Rabanadas (Brazilian French Toast)
Rabanada, the Brazilian version of French Toast and a traditional dessert at Christmas supper in Brazil, is served most commonly, and most traditionally, with a syrup made from sweetened and spiced Port wine. This makes sense, as the dish itself is one that Brazil inherited from the Portuguese, like Port wine. Rabanada is typically eaten after midnight mass. It's also delicious for breakfast.
12 slices of stale baguette, sliced about 1½-inch thick
3 large eggs
¾ cup condensed milk*
½ cup milk*
1 teaspoon vanilla extract
½ cup granulated sugar
½ tablespoon unsweetened cocoa powder (optional)
¼ teaspoon ground cinnamon
3-4 tbsp oil for frying
*replace the milks with 1 ¼ cup nut milk
Port Wine Syrup (optional)
Beat the eggs well, stir in milk(s) and vanilla. Soak the bread thoroughly in the milk mixture, turning the slices to coat well.
Mix together sugar, cocoa and cinnamon, and set aside. Heat oil in a frying pan at medium heat until oil is hot, then turn temperature to low. (See note). Fry the slices until they are golden brown. Remove from oil and place on paper towel-lined plate to drain.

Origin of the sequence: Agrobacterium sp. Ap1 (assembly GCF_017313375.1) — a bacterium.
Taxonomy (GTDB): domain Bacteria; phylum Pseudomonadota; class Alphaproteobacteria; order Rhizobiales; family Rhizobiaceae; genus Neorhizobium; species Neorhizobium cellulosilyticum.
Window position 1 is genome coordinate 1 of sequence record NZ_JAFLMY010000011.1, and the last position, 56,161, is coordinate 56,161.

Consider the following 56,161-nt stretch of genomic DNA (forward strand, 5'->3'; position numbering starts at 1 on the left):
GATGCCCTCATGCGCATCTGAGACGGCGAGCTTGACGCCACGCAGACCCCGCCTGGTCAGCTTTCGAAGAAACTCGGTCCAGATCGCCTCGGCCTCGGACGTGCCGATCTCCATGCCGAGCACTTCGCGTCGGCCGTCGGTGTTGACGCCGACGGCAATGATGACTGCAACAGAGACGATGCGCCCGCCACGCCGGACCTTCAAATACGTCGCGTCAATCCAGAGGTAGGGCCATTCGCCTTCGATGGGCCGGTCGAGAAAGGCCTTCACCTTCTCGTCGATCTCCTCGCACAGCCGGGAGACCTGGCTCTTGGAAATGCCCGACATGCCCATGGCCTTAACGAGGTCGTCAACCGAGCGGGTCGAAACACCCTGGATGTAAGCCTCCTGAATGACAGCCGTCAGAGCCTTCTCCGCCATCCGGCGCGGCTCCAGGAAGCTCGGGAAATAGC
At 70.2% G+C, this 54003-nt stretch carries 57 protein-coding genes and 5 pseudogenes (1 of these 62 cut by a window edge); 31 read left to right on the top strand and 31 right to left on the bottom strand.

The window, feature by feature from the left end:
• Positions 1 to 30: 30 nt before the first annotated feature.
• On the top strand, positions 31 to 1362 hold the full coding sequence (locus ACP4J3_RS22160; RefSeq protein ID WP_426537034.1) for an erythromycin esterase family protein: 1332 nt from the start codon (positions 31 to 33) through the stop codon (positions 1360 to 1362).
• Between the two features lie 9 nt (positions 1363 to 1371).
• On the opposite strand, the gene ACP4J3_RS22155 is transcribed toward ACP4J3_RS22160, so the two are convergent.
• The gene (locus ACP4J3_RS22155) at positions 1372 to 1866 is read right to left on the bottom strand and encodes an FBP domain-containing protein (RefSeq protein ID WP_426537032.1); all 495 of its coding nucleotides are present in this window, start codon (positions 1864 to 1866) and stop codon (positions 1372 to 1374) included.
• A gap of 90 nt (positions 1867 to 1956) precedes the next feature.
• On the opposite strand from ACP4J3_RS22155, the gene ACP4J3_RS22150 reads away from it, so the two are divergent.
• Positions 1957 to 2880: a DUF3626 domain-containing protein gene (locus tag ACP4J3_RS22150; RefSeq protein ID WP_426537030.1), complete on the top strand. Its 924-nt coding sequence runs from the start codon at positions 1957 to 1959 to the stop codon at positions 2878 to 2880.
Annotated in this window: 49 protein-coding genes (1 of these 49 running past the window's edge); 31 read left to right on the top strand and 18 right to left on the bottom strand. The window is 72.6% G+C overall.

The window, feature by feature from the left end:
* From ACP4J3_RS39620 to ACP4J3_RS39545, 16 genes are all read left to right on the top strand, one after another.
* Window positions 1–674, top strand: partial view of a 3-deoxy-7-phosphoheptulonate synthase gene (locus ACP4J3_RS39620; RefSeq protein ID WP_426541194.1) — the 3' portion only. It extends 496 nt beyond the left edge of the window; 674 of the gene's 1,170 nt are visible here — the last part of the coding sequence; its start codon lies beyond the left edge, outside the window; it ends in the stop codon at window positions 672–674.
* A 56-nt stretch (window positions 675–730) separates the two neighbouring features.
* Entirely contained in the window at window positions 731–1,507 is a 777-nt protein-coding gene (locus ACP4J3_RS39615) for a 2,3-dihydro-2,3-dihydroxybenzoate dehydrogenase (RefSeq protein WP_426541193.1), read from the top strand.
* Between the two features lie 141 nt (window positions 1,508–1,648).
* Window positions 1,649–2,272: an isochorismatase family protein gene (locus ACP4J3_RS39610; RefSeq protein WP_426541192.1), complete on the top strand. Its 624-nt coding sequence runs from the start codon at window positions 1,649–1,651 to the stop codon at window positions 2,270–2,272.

While still hot, dredge the toast in cinnamon-sugar mixture and shake off the excess.
Note: Do not overheat oil. The browning process should occur slowly so that the custard-like consistency of bread's interior cooks thoroughly but remains tender.
Makes 12 servings.
If you're serving French toast as a breakfast main course, real maple syrup would probably be better. But if you are serving rabanada as a dessert, then this syrup is the perfect accompaniment. It can also be used for other desserts, such as served over vanilla ice cream.
Port Wine Syrup for Rabanada (Caldo do Vinho Porto)
4 cups (1 liter) water
1 cup (250 ml) good quality dry Port wine
1 stick cinnamon, about 2 inches (5 cm) in length
2/3 cup (150 ml) honey
Combine all the ingredients in a large heavy saucepan. Stir well to combine and bring slowly to a boil over medium heat, stirring to dissolve the honey. When it comes to a boil, reduce heat and continue to cook at a slow boil for 10 minutes, or until the syrup has thickened and reduced by one half. Remove from heat and cool to room temperature.